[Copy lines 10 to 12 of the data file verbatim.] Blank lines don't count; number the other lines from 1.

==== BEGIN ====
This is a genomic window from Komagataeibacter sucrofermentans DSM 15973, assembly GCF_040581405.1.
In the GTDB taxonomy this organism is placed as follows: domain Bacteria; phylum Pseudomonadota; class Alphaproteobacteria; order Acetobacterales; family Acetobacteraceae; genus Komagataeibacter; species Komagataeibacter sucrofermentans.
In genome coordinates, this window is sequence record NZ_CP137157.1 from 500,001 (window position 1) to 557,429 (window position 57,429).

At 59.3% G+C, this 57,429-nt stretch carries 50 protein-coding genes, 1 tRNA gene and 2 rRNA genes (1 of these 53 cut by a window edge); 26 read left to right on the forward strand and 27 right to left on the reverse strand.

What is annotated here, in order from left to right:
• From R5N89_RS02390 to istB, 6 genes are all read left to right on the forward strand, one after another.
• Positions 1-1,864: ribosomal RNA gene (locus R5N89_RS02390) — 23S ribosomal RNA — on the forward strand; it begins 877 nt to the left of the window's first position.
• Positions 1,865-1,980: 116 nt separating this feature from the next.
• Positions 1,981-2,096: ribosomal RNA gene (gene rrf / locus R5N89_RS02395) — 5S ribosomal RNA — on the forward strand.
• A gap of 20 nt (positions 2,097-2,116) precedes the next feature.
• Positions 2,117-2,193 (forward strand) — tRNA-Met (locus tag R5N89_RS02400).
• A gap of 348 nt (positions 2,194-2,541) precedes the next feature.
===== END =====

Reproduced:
• A gap of 20 nt (positions 2,097-2,116) precedes the next feature.
• Positions 2,117-2,193 (forward strand) — tRNA-Met (locus tag R5N89_RS02400).
• A gap of 348 nt (positions 2,194-2,541) precedes the next feature.